When will the church in the west become an Acts 4 church? Only when the circumstances around us mirror the conditions of the early church. Fortunately, we are seeing many examples of it happening in the Middle East where the church has come under intense Islamic persecution. We are being given an example of what our Lord requires of us during the prophesied coming Tribulation.
In Egypt, where more than forty churches were destroyed in the months following former President Morsi’s (Muslim Brotherhood) removal from office via a military coup in July 2013, Christians who had not fled the country continued to calmly meet for worship and show forgiveness to Muslims who broke the steeples of their churches as they screamed, “Allah is great”! As one church’s caretaker said, sitting in front of a devastated church building, “Whatever they didn’t take they destroyed”. Believers met while sitting in front of a wall with graffiti proclaiming “Egypt is Islamic!”
Bob Simon reported on 60 Minutes that Egyptian Copts believe suffering deepens their faith. “We were surprised that there was no anger, no call for revenge.” he added, after attending a worship service in the one room not burned to the ground in one church. Bob Simon explored this further with Bishop Thomas , a Copt leader, who replied, “Forgiveness is a very important principle of the Christian life. When you are able to present forgiveness and love, you are able as well to ask for justice. One day, justice has to be fulfilled.”
Middle Eastern Christians have learned what it mean to bless those who persecute them, but also insist on justice where possible.
In other words, Copts are willing to die for their faith, but they also will continue to insist on constitutional protection of their people, as any Christian should. When Jesus said “turn the other cheek”. He said it in a society that guaranteed no rights for His followers. If we live in a country that does protect those rights, we should insist on them for as long as the legal code covers us, which it probably will in the early days of the Tribulation.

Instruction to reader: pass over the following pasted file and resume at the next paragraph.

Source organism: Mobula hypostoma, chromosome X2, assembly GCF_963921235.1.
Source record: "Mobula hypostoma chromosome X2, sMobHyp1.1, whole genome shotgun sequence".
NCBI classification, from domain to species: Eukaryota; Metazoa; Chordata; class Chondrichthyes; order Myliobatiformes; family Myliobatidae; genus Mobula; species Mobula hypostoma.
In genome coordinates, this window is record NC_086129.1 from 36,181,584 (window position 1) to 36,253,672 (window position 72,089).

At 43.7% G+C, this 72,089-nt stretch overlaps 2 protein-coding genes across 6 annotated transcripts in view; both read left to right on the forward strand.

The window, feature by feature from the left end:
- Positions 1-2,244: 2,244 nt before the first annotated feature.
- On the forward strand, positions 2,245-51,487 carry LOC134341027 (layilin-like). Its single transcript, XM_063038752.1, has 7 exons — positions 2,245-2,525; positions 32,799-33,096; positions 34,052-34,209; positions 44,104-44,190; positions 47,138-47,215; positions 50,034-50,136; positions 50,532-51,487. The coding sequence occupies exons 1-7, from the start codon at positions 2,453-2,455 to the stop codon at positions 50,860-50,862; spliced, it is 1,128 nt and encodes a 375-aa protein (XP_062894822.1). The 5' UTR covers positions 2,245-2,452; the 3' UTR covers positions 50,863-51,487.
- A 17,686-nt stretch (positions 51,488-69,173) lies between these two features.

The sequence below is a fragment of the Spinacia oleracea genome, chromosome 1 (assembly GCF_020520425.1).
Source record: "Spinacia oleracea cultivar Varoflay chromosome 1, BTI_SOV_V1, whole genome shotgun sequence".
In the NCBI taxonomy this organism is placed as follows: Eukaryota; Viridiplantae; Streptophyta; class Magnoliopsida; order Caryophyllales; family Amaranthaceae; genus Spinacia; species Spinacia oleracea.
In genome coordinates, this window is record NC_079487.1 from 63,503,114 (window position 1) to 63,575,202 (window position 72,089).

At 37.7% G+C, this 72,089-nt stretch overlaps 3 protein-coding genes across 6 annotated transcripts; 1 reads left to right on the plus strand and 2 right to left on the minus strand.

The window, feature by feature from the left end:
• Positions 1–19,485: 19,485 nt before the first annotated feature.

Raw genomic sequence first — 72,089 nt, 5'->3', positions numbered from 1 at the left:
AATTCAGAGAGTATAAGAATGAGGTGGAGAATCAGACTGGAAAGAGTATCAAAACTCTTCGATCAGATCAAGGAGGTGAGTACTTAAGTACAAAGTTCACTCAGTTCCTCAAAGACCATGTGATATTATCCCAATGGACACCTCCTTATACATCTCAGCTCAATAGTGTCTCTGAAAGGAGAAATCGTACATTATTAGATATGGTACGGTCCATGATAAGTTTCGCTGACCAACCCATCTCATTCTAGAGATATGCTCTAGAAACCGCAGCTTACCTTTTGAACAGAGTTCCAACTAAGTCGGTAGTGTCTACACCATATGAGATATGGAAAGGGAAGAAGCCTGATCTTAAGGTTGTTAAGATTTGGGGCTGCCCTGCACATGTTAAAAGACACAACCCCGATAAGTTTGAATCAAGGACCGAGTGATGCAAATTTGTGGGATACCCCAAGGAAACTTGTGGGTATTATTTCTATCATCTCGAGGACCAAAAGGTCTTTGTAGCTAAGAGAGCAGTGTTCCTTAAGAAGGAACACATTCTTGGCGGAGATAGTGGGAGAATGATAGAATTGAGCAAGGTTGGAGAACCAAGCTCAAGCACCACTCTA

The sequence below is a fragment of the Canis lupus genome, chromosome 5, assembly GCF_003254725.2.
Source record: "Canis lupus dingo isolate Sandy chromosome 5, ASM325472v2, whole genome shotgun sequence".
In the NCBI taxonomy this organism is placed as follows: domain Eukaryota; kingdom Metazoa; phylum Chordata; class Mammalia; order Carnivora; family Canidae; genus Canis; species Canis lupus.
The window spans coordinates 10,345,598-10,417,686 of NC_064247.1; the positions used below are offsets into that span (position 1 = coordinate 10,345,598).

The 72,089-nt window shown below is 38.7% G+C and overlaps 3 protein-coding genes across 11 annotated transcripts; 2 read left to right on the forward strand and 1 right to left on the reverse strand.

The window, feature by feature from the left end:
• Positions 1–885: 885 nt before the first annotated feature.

Christians in Syria have learned how to do this. many have chosen to stay in their towns and cities, even if Islamist’s rebels have overrun them and looted, tortured, raped and killed them. As Open Doors USA spokesperson, Emily Fuentes has reported, based on eye witness accounts:
“There are some Christians who are fleeing because they have no other choice, but there are many Christians that have really felt God’s call to stay in town, even though they have been attacked and targeted because of their faith. They realise that God is using them, and are reaching out to their Muslim neighbours.”
Can you put yourself in that setting? Close your eyes and picture that for a moment. What would you feel? How would you act? At least, say a pray for your Middle Eastern brothers and sisters that are living this right now.
Churches have become de facto refugee care centres in the Middle East, not houses of worship alone.
In the parts of Syria where church buildings have not been desecrated, they have become de facto relief agencies, providing clothes, food, and Christian teaching. These churches are seeing people come to faith in Christ as the congregants love everyone who has been made homeless, not just for Christians. This is in stark contrast to the Islamic approach to provide aid for Muslims only. What an amazing witness, to care for everyone in the midst of intense suffering. The church has done this throughout history and no doubt will do it again during the coming Tribulation.
What will we do when faced with a similar situation, will we run or stay? Will we stay to win our attackers and fellow refugees to Christ? Will we show grace to other Christians who choose differently to us? Maybe, we will be in a church where people go separate ways as persecution intensifies.
Can I suggest church, we need to start to pray and prepare now, to know what God will have us to do to help our brothers and sisters under persecution around the world, not only in the Middle East, but also to know what we should be doing to prepare, in our own church, community, and nation.